By Thomas Gerbasi
Barclays Center, Brooklyn, New York - What began as a war of nerves between junior middleweights Jermell Charlo and Erickson Lubin ended suddenly in Barclays Center Saturday night, as Charlo retained his WBC title for the second time via devastating first round knockout.
"He caught me with a shot I didn't see," said the 22-year-old Lubin. "It's boxing."
It was boxing for the much of the opening round, as the two rivals attempted to feel each other out after a heated build-up to the bout. But with one right hand to the jaw, Charlo put out the lights, with Lubin clearly dazed on the mat as referee Harvey Dock intervened at the 2:41 mark.
"They were giving him a lot of attention," Charlo said. "I was quiet the whole time. They said they were going to come take my title. I had to defend it."
Statement made, Houston's Charlo now has his sights on unifying the 154-pound belts, with his initial target being IBF champion Jarrett Hurd, who successfully defended his title on the same Brooklyn card, stopping Austin Trout in 10 rounds.
"We're going to unify," he said the 27-year-old, who won his title against John Jackson in May 2016. "The other champions want to fight me and I'll take any of them. Give me another title. I want Hurd. Hurd just won. Give me Hurd."
With the win, Charlo improves to 30-0 with 15 KOs. Lubin falls to 18-1 with 13 KOs.
Also on the card, welterweight fan favorite Julian Sosa made his hometown fans happy in a swing bout, parlaying a third-round knockdown into a shutout four-round decision victory over Erick Daniel Martinez.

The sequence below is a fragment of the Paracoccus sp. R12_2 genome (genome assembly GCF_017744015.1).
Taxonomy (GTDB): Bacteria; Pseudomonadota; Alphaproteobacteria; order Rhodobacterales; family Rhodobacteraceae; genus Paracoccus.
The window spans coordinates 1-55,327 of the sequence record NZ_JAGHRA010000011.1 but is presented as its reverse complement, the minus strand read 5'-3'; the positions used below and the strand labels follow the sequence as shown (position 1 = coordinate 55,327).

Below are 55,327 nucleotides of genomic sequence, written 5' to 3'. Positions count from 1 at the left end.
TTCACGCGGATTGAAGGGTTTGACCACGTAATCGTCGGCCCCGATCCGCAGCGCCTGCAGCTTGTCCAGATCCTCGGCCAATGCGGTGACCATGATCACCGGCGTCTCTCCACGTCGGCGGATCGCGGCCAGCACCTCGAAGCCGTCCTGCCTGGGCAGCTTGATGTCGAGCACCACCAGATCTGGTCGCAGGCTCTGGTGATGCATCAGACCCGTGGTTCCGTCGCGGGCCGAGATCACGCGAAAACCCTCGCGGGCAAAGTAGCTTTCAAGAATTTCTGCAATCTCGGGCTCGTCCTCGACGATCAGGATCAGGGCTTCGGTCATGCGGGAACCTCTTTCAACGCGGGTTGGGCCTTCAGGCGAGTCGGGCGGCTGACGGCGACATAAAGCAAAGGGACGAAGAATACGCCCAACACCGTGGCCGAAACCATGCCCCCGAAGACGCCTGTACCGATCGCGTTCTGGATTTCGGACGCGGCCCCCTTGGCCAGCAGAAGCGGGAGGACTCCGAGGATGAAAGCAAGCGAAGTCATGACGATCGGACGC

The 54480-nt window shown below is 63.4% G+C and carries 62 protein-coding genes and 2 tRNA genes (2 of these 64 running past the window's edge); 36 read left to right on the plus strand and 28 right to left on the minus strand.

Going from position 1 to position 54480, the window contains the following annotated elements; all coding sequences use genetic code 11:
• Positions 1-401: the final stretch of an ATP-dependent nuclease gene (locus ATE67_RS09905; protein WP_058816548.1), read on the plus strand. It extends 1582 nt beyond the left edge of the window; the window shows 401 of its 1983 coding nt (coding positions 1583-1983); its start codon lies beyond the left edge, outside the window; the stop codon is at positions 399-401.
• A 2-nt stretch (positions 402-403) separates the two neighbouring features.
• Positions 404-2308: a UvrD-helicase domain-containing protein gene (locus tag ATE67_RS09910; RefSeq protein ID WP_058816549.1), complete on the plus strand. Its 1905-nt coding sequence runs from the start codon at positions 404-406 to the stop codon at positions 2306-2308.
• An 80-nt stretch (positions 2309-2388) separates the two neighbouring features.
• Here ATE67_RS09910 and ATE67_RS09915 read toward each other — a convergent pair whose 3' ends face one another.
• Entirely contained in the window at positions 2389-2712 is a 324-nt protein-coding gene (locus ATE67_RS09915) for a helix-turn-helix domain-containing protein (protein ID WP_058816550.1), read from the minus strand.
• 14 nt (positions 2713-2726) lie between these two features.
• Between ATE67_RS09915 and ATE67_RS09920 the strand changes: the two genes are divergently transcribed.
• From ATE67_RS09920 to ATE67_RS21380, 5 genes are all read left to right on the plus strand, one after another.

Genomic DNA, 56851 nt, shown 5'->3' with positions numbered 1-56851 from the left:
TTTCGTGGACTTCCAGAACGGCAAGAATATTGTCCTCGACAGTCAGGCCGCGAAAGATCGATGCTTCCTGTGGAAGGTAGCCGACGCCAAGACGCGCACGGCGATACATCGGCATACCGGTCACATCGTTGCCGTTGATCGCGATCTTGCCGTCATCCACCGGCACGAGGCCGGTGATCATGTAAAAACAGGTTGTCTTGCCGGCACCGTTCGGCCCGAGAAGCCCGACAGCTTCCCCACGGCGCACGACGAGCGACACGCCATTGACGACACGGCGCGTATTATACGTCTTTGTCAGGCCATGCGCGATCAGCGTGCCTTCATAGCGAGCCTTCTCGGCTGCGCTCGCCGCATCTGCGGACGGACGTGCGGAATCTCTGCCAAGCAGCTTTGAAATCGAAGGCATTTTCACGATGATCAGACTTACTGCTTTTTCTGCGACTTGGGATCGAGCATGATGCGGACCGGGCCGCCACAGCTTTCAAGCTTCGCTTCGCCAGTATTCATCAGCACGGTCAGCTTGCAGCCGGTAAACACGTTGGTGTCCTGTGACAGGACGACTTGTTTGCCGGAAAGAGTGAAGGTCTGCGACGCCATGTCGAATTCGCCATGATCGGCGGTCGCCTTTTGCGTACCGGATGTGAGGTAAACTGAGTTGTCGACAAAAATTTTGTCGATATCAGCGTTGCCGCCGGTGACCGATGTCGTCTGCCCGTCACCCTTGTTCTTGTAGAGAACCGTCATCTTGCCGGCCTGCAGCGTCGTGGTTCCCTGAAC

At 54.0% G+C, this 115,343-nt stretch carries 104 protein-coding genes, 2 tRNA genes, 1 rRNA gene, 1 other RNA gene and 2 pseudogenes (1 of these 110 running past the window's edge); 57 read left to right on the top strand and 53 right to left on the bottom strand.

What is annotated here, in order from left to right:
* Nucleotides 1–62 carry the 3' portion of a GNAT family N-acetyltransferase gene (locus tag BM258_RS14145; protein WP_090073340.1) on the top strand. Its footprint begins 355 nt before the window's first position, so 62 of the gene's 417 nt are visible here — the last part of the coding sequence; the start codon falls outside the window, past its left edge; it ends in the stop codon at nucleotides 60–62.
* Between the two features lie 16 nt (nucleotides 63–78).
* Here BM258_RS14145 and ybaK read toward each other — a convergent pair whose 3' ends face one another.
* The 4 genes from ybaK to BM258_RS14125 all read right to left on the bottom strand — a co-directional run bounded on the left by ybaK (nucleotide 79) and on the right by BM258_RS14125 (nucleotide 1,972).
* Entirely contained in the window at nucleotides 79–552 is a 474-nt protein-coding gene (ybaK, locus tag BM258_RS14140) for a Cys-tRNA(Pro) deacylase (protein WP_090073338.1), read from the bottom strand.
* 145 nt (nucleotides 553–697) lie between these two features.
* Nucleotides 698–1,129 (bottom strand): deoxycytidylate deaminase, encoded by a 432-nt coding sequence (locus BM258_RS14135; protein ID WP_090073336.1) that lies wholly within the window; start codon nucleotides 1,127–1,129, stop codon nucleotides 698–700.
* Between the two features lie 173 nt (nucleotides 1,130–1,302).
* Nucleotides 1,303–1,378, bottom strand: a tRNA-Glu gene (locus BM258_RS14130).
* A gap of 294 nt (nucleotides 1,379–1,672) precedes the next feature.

Scores were 40-35 across the board for Sosa, now 10-0-1 with 4 KOs. Martinez falls to 14-10-1 with 8 KOs.
Former world title challenger Tony Harrison returned to action with an eight-round unanimous decision over Mexico's Paul Valenzuela Jr.
Scores were 80-71 and 78-73 twice for Harrison, now 25-2 with 20 KOs. Valenzuela falls to 20-6 with 14 KOs.
Valenzuela was durable but provided little for Harrison to worry about offensively in the early rounds, which meant he took a steady stream of punishment - particularly to the body - from the patient Detroit native, who was back in action for the first time since a losing effort against Jarrett Hurd for the vacant IBF 154-pound crown in February.
In the fifth round, Valenzuela lost a point from referee Steve Willis after a blatant low blow that followed several complaints from the Santa Rosalia native for low shots.
Harrison put his foot on the gas in the seventh, rocking Valenzuela with several flush blows before getting stunned himself midway through the frame. Seeing his chance, Valenzuela went on the attack but ran out of gas, and then it was Harrison's turn, but when Valenzuela lost his mouthpiece, it earned him some key seconds to recover and he was able to make it through the round and the rest of the fight.
WBO featherweight champion Cindy Serrano stayed busy against Hungary's Edina Kiss, winning an eight-round split decision in a non-title junior lightweight matchup.
Scores were 78-74, 79-73 and a bizarre 74-78 for Brooklyn's Serrano, now 27-5-3 with 10 KOs. Kiss falls to 13-6 with 7 KOs.
The pattern of the bout was established in the opening round and never wavered, as Serrano was too quick and technically sound for the aggressive Kiss, who is now 0-3 against the Serrano sisters, having been stopped twice by five-division world champ Amanda.